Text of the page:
Saturday, 7 April 2012

22. Entropy Means Unavailable or Missing Information

In Part 6 I introduced the notion of entropy in the context of heat engines, defining it as dS = dQ / T. The great Ludwig Boltzmann gave us an equivalent, statistical notion of entropy, establishing it as a measure of disorder.

Imagine a gas in a chamber (labelled A in the left part of the figure below), separated by a partition from another chamber (B) of the same volume. This second chamber is empty to start with. If the partition disappears, the molecules of the gas start moving into the right half of the enlarged chamber, and soon the gas occupies the entire (doubled) volume uniformly.

Let us say that there are n molecules of the gas. Before the partition is removed, all the molecules are in the left half of the enlarged chamber. So the probability of finding any of the molecules in the left half is 100%, and it is zero for finding that molecule in the right half. After the partition has been removed, there is only a 50% chance of finding that molecule in the left half, and 50% chance for finding it in the right half. It is like tossing a coin, and saying that we associate ‘heads’ with finding the molecule in the left half, and ‘tails’ with finding it in the right half. In both cases the chance is 50% or ½.

Next let us ask the question: What is the probability that all the n molecules of the gas will ever occupy the left half of the chamber again? This probability is the same as that of flipping a coin n times, and finding ‘heads’ in each case, namely ½n.

Considering the fact that usually n is a very large number (typically of the order of the Avogadro number, i.e. ~1023), the answer is very close to zero. In other words, the free expansion of the gas is practically an irreversible process. On removal of the partition, the gas has spontaneously gone into a state of greater disorder, and it cannot spontaneously go back to the initial state of order (or rather less disorder).

Why do we say 'greater disorder'? Because the probability of finding any specified molecule at any location in the left half of the chamber is now only half its earlier value. Here 'order' means that there is a 100% chance that a thing is where we expect it to be, so 50% chance means a state of less order, or greater disorder.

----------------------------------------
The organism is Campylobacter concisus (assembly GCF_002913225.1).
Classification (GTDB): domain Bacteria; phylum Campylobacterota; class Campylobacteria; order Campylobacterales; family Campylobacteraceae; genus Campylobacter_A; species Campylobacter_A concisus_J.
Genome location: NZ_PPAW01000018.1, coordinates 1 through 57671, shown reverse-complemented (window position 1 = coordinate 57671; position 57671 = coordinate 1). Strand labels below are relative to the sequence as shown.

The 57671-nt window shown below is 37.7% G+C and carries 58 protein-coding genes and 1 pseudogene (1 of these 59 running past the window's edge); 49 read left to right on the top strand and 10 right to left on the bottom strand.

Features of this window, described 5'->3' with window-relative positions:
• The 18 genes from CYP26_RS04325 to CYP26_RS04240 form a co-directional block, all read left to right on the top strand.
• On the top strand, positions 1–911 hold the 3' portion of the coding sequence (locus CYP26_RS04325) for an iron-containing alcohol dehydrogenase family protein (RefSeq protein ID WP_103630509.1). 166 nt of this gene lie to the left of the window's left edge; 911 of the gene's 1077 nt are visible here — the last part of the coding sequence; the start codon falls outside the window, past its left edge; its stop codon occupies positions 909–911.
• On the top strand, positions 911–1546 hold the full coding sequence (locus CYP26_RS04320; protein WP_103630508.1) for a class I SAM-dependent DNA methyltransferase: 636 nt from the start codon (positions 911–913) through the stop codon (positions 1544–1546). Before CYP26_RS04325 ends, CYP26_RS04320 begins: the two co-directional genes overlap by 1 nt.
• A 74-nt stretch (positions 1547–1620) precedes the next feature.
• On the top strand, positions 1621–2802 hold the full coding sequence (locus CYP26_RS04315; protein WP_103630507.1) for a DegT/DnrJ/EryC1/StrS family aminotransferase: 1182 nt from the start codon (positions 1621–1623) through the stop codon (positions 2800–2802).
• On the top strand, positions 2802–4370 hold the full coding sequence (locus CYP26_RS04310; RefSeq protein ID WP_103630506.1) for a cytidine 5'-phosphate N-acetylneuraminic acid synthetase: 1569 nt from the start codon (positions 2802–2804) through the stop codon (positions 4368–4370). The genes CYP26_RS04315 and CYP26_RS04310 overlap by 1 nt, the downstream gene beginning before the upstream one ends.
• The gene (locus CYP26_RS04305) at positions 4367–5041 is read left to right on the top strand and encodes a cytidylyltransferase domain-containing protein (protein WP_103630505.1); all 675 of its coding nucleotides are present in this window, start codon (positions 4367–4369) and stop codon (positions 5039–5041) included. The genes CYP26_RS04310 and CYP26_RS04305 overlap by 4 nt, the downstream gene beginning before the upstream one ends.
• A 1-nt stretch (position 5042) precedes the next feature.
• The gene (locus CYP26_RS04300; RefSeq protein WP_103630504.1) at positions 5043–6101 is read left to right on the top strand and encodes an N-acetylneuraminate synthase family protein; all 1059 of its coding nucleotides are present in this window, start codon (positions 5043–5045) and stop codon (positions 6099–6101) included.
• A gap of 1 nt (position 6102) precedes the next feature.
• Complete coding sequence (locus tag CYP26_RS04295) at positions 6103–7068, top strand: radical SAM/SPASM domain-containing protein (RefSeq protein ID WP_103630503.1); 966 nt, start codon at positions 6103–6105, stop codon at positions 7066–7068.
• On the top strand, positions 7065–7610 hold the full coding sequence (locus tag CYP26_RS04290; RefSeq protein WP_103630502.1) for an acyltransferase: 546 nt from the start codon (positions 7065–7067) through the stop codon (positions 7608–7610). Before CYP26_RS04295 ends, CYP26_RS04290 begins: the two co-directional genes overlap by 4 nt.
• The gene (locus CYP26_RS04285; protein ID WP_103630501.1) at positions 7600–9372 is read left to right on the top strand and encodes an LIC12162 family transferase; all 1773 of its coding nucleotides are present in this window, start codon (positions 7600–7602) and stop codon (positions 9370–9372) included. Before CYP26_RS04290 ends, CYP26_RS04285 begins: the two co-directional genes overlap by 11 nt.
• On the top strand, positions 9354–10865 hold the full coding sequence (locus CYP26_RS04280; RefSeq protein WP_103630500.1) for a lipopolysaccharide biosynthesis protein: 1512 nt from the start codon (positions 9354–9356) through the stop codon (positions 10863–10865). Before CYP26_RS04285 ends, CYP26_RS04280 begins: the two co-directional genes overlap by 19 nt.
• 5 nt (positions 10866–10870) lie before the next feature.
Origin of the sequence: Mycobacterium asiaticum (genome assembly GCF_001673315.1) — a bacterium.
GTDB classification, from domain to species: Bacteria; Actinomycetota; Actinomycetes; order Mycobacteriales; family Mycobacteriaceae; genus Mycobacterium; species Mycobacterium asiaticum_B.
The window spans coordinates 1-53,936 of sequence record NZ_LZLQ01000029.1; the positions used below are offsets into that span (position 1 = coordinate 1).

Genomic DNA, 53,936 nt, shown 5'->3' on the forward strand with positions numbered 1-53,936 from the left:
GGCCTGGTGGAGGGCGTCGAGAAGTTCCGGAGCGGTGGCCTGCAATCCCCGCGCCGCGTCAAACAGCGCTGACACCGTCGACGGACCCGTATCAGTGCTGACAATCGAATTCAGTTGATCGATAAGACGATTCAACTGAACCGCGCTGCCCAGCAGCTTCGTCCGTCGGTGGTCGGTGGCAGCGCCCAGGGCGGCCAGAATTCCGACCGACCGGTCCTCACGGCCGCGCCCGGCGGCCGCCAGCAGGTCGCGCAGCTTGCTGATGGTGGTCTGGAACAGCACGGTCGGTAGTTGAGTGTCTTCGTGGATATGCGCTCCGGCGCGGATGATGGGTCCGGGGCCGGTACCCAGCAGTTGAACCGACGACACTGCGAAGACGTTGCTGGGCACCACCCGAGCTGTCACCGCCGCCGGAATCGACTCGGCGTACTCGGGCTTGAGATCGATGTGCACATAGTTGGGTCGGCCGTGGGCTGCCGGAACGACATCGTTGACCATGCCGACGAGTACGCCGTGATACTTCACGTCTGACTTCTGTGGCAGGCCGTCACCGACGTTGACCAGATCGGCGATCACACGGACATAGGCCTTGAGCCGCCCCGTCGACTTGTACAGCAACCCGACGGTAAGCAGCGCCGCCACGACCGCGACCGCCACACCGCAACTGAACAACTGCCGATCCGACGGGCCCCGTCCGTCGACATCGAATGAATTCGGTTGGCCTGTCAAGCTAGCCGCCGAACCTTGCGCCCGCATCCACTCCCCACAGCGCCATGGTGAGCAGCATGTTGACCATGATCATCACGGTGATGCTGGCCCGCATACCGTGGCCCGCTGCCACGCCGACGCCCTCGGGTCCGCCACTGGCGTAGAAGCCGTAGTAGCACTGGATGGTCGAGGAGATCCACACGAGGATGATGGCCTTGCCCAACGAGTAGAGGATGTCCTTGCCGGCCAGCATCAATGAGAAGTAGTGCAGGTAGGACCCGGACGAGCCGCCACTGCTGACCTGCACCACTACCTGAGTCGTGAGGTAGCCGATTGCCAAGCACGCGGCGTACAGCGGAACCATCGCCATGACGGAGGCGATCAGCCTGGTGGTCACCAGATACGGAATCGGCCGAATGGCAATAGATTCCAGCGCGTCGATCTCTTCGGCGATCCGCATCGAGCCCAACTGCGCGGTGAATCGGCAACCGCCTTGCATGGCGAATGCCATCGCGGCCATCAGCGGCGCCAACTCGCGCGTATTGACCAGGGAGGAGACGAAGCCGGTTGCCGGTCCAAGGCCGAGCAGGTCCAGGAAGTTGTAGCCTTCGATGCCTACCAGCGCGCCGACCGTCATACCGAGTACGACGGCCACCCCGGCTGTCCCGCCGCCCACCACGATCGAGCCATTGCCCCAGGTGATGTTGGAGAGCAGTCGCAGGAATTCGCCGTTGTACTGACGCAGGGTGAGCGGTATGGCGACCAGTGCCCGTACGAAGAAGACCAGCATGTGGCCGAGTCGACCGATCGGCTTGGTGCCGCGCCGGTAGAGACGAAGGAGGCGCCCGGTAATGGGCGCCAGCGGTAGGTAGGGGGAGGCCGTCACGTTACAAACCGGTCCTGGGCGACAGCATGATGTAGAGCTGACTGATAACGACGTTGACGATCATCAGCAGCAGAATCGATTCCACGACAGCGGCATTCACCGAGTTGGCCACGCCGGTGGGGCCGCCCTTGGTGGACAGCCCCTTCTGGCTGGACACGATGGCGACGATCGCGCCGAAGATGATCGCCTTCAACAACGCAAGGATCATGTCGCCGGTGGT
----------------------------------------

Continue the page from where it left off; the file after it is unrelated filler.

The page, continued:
So, intuitively we have no trouble agreeing that, left to themselves (with no inputs from the outside), things are more likely to tend towards a state of greater disorder. This is all that the second law of thermodynamics says. It says that if we have an ISOLATED system, then, with the passage of time, it can only go towards a state of greater disorder on its own, and not a state of lesser disorder. This happens because, as illustrated by the free-expansion-of-gas example above, a more disordered state is more probable.

How much has the disorder of the gas increased on free expansion to twice the volume? Consider any molecule of the gas. After the expansion, there are twice as many positions at which the molecule may be found. And at any instant of time, for any such position, there are twice as many positions at which a second molecule may be found, so that the total number of possibilities for the two molecules is now 22. Thus, for n molecules there are 2n more ways in which the gas can fill the chamber after the free expansion. We say that, in the double-sized chamber, the gas has 2n more 'accessible states', or 'microstates'. [This is identical to the missing-information idea I explained in Part 21.]

The symbol W is normally used for the number of microstates accessible to a system under consideration. This number doubled when the gas expanded to twice the volume. So, one way of quantifying the degree of disorder is to say that entropy S, a measure of   disorder, is proportional to W; i.e., S ~ W.

Boltzmann did something even better than that for quantifying disorder.  He  defined  entropy  S  as  proportional  to  the  logarithm  of  W; i.e. S ~ log W.

In his honour, the constant of proportionality (kB) is now called the Boltzmann constant. Thus entropy is defined by the famous equation S = kB log2W (or just S = k log W).

To see the merit of introducing the logarithm in the definition of entropy, let us apply it to calculate the increase of entropy when the gas expands to twice the volume. Since W = 2n, we get S ~ n. This makes sense. Introduction of the logarithm in the definition of entropy makes it, like energy or mass, a property proportional to the number of molecules in the system. Such properties are described as having the additivity feature. If the number of molecules in the gas is, say, doubled from n to 2n, it makes sense that the defined entropy also doubles in a linearly proportionate fashion.

The introduction of log W, instead of W, in the definition of entropy was done for the same reasons as those for defining missing information I (cf. Part 21). In fact,

I = S.

Also, the original (thermodynamic) and the later (statistical mechanics) formulations of entropy are equivalent. In the former, entropy of an isolated system increases because a system can increase its stability by obliterating thermal gradients. In the latter, entropy increases (and information is lost) because spontaneous obliteration of concentration gradients (and the ensuing more stable state) is the most likely thing to happen. Concentration gradients get obliterated spontaneously because that takes the system towards a state of equilibrium and stability.

For an isolated system, maximum stability, maximum entropy, and maximum probability all go together.

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